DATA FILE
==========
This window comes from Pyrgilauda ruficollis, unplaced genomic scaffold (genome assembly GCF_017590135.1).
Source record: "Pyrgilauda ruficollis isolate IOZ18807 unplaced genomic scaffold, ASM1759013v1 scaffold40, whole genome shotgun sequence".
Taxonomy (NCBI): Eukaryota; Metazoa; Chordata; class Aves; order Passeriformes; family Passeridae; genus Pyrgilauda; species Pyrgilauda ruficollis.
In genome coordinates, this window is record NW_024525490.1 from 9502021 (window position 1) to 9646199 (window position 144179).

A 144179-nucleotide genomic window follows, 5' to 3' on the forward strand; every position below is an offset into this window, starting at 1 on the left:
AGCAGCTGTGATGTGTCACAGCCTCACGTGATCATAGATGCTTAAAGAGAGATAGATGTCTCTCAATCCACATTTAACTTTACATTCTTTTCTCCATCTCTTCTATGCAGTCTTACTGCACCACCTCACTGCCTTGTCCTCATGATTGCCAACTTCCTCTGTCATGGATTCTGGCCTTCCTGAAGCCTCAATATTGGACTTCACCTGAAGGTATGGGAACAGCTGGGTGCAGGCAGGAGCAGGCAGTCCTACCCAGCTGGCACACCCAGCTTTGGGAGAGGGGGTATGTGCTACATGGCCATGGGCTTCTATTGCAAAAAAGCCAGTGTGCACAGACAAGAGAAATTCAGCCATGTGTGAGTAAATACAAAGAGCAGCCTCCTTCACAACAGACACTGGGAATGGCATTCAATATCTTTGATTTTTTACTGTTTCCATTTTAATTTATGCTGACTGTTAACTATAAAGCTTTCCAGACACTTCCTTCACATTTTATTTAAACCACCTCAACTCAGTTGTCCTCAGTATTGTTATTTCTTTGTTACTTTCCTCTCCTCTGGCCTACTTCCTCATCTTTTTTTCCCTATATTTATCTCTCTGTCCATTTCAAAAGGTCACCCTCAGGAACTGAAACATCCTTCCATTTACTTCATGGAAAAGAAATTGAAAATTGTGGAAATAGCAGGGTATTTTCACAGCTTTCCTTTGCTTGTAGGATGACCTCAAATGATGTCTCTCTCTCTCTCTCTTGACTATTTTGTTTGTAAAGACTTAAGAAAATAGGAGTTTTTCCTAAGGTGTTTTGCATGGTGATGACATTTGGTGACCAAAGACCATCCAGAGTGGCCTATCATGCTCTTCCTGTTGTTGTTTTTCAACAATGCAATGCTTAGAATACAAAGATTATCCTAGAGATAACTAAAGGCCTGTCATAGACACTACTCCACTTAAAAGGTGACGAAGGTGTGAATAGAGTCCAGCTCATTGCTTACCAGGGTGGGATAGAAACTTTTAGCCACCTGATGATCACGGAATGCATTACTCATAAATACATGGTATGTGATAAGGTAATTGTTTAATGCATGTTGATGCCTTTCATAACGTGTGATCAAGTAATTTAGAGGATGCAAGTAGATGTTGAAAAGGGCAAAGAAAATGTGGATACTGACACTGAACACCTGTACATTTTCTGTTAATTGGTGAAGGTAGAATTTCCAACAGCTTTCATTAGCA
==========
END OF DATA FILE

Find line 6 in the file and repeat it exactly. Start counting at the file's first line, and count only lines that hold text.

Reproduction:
AGCAGCTGTGATGTGTCACAGCCTCACGTGATCATAGATGCTTAAAGAGAGATAGATGTCTCTCAATCCACATTTAACTTTACATTCTTTTCTCCATCTCTTCTATGCAGTCTTACTGCACCACCTCACTGCCTTGTCCTCATGATTGCCAACTTCCTCTGTCATGGATTCTGGCCTTCCTGAAGCCTCAATATTGGACTTCACCTGAAGGTATGGGAACAGCTGGGTGCAGGCAGGAGCAGGCAGTCCTACCCAGCTGGCACACCCAGCTTTGGGAGAGGGGGTATGTGCTACATGGCCATGGGCTTCTATTGCAAAAAAGCCAGTGTGCACAGACAAGAGAAATTCAGCCATGTGTGAGTAAATACAAAGAGCAGCCTCCTTCACAACAGACACTGGGAATGGCATTCAATATCTTTGATTTTTTACTGTTTCCATTTTAATTTATGCTGACTGTTAACTATAAAGCTTTCCAGACACTTCCTTCACATTTTATTTAAACCACCTCAACTCAGTTGTCCTCAGTATTGTTATTTCTTTGTTACTTTCCTCTCCTCTGGCCTACTTCCTCATCTTTTTTTCCCTATATTTATCTCTCTGTCCATTTCAAAAGGTCACCCTCAGGAACTGAAACATCCTTCCATTTACTTCATGGAAAAGAAATTGAAAATTGTGGAAATAGCAGGGTATTTTCACAGCTTTCCTTTGCTTGTAGGATGACCTCAAATGATGTCTCTCTCTCTCTCTCTTGACTATTTTGTTTGTAAAGACTTAAGAAAATAGGAGTTTTTCCTAAGGTGTTTTGCATGGTGATGACATTTGGTGACCAAAGACCATCCAGAGTGGCCTATCATGCTCTTCCTGTTGTTGTTTTTCAACAATGCAATGCTTAGAATACAAAGATTATCCTAGAGATAACTAAAGGCCTGTCATAGACACTACTCCACTTAAAAGGTGACGAAGGTGTGAATAGAGTCCAGCTCATTGCTTACCAGGGTGGGATAGAAACTTTTAGCCACCTGATGATCACGGAATGCATTACTCATAAATACATGGTATGTGATAAGGTAATTGTTTAATGCATGTTGATGCCTTTCATAACGTGTGATCAAGTAATTTAGAGGATGCAAGTAGATGTTGAAAAGGGCAAAGAAAATGTGGATACTGACACTGAACACCTGTACATTTTCTGTTAATTGGTGAAGGTAGAATTTCCAACAGCTTTCATTAGCA